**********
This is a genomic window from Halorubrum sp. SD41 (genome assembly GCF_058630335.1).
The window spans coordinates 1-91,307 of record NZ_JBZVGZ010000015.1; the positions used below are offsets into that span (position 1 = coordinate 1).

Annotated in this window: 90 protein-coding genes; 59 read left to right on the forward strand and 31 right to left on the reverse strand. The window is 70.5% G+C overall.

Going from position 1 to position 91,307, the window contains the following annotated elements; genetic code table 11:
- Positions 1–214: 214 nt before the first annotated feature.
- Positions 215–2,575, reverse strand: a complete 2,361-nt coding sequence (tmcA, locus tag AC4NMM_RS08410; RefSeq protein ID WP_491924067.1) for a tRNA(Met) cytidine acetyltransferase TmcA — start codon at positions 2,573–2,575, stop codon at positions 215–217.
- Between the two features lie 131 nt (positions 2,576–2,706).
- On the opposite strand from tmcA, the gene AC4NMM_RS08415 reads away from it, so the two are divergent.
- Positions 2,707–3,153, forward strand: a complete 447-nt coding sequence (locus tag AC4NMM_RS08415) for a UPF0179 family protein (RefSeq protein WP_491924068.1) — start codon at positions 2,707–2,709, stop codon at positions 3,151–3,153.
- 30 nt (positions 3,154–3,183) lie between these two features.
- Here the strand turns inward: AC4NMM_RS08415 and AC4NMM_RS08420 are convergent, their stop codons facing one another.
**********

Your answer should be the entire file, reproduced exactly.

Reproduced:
This is a genomic window from Halorubrum sp. SD41 (genome assembly GCF_058630335.1).
The window spans coordinates 1-91,307 of record NZ_JBZVGZ010000015.1; the positions used below are offsets into that span (position 1 = coordinate 1).

Annotated in this window: 90 protein-coding genes; 59 read left to right on the forward strand and 31 right to left on the reverse strand. The window is 70.5% G+C overall.

Going from position 1 to position 91,307, the window contains the following annotated elements; genetic code table 11:
- Positions 1–214: 214 nt before the first annotated feature.
- Positions 215–2,575, reverse strand: a complete 2,361-nt coding sequence (tmcA, locus tag AC4NMM_RS08410; RefSeq protein ID WP_491924067.1) for a tRNA(Met) cytidine acetyltransferase TmcA — start codon at positions 2,573–2,575, stop codon at positions 215–217.
- Between the two features lie 131 nt (positions 2,576–2,706).
- On the opposite strand from tmcA, the gene AC4NMM_RS08415 reads away from it, so the two are divergent.
- Positions 2,707–3,153, forward strand: a complete 447-nt coding sequence (locus tag AC4NMM_RS08415) for a UPF0179 family protein (RefSeq protein WP_491924068.1) — start codon at positions 2,707–2,709, stop codon at positions 3,151–3,153.
- 30 nt (positions 3,154–3,183) lie between these two features.
- Here the strand turns inward: AC4NMM_RS08415 and AC4NMM_RS08420 are convergent, their stop codons facing one another.